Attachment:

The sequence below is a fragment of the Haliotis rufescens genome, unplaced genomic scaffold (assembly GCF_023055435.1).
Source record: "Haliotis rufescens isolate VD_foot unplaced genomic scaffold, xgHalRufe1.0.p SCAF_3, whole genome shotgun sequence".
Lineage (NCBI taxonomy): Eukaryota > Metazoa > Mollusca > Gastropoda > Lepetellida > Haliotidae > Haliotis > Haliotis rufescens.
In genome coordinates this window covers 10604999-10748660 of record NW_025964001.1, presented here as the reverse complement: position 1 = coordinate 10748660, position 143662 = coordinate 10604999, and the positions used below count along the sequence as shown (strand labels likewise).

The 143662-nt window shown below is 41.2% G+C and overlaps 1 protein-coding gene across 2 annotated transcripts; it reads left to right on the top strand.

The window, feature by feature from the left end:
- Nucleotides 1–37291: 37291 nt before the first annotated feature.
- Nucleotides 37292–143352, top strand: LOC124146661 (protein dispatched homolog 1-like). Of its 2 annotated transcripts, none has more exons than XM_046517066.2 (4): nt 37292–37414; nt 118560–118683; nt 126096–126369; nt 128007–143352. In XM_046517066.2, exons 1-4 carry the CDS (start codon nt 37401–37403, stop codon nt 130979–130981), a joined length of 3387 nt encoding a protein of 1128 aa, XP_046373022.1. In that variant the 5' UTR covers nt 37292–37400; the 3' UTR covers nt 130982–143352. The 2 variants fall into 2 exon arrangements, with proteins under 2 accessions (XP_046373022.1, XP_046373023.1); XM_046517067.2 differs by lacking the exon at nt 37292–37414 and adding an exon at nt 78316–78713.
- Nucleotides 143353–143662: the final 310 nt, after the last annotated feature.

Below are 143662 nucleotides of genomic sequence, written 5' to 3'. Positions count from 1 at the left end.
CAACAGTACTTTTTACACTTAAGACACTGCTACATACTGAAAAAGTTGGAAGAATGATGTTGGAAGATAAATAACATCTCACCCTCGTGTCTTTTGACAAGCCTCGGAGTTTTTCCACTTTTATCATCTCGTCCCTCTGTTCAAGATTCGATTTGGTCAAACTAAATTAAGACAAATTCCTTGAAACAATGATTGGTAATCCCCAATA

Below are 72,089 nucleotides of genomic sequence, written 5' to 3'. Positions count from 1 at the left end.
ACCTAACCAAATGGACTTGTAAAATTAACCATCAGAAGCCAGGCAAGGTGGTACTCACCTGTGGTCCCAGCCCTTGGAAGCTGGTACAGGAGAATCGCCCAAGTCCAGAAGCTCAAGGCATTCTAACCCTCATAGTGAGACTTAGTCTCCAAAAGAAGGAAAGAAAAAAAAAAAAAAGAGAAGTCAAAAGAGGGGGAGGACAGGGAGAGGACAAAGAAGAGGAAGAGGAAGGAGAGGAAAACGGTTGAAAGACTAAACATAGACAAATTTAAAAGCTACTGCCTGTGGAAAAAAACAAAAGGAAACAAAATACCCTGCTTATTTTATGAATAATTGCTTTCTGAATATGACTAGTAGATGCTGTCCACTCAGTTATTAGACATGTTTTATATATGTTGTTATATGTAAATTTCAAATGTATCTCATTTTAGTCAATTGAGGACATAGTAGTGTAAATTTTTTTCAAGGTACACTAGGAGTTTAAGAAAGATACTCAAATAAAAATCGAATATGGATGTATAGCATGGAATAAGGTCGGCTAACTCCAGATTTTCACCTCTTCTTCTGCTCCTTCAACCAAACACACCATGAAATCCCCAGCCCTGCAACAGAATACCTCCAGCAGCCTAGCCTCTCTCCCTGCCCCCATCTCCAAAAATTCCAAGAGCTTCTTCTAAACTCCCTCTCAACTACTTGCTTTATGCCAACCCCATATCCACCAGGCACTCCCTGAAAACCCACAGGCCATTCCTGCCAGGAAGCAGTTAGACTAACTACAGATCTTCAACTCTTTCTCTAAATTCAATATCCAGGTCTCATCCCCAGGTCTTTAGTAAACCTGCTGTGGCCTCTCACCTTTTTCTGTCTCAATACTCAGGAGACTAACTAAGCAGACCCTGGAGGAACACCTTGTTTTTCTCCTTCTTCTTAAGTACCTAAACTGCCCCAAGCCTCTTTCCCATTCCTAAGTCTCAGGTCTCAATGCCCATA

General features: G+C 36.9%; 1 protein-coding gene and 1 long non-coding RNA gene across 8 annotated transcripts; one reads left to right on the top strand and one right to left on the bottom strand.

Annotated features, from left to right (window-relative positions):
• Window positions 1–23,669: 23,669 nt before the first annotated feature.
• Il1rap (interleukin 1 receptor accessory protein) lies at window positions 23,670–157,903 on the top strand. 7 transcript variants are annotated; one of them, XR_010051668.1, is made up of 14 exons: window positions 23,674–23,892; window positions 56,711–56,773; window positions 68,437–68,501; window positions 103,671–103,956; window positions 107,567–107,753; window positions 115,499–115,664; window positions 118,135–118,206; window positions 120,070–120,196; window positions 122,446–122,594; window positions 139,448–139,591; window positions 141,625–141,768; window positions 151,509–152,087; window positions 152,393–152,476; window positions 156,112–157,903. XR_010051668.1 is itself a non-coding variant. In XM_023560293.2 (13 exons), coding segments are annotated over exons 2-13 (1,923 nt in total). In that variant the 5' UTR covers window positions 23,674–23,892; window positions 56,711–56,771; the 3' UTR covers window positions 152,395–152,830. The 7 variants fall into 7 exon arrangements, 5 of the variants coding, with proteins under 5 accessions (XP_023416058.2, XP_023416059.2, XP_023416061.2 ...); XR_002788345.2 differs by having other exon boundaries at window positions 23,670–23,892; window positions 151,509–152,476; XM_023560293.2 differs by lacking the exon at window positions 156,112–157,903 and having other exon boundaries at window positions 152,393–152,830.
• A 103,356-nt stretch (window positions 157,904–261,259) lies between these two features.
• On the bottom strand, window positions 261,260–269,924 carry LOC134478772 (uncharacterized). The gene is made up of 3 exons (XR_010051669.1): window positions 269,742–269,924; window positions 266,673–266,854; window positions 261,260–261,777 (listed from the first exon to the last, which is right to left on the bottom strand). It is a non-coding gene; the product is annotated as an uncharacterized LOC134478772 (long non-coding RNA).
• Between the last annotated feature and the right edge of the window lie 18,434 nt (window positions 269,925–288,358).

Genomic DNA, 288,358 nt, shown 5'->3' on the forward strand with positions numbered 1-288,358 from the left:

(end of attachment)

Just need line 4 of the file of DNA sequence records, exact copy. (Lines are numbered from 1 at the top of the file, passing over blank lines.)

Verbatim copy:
In genome coordinates this window covers 10604999-10748660 of record NW_025964001.1, presented here as the reverse complement: position 1 = coordinate 10748660, position 143662 = coordinate 10604999, and the positions used below count along the sequence as shown (strand labels likewise).